On April 30, hundreds of protesters stormed Baghdad’s Green Zone, the heavily fortified central area where Iraq’s parliament sits, demanding government reform. The unrest threatens to destabilize the country even as it faces an external threat from ISIS.
Prime Minister Haider al-Abadi had pledged to announce on April 30 a reform Cabinet of technocrats to fix the economy, after months of protests by Iraqis angry at energy and food shortages and endemic corruption. When the parliament postponed al-Abadi’s vote, Shi’ite cleric Muqtada al-Sadr called for a “major popular revolution” that inspired his supporters to peacefully occupy the Green Zone.
Protesters retreated on May 1 at the former militia leader’s request, but he promised more unrest if the parliament fails to quickly appoint a new Cabinet. The self-positioned people’s champion may not be motivated purely by nationalist fervor; on May 2 al-Sadr reportedly visited Shi’ite powerhouse Iran, which competes with the U.S. for sway over Iraq’s affairs.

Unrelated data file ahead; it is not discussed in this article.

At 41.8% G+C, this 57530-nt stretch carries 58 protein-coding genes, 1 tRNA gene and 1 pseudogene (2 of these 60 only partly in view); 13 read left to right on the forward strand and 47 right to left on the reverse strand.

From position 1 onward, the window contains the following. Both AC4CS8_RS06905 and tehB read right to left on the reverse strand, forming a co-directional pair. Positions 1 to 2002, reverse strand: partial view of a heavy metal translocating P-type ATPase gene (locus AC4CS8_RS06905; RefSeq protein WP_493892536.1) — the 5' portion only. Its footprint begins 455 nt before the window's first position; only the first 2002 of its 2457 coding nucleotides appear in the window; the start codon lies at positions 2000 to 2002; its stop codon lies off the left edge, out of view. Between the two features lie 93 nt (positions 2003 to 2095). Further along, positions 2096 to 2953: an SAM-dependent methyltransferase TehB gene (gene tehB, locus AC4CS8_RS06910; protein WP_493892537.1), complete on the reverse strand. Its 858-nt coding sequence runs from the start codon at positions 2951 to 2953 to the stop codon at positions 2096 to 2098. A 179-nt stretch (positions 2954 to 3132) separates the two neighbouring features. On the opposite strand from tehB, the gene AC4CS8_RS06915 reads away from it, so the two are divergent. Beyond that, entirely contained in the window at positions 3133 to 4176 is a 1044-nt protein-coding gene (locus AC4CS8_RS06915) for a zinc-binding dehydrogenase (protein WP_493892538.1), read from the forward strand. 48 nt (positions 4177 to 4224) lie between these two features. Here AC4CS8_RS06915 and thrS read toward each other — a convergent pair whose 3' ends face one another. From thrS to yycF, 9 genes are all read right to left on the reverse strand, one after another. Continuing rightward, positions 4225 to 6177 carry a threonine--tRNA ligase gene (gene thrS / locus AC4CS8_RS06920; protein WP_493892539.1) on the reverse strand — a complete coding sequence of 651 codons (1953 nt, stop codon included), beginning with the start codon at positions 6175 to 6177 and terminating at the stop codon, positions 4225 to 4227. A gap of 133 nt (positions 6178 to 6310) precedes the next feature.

The international community agrees that Iraqi unity is crucial for coalition efforts to defeat ISIS. U.N. and U.S. diplomats have urged leaders to work together, and U.S. Vice President Joe Biden visited Iraq on April 28 to appeal to al-Abadi in person. But al-Sadr, whose followers waged violent campaigns post-Saddam against both the U.S. military and Sunni Iraqis, remains a wild card.
This appears in the May 16, 2016 issue of TIME.
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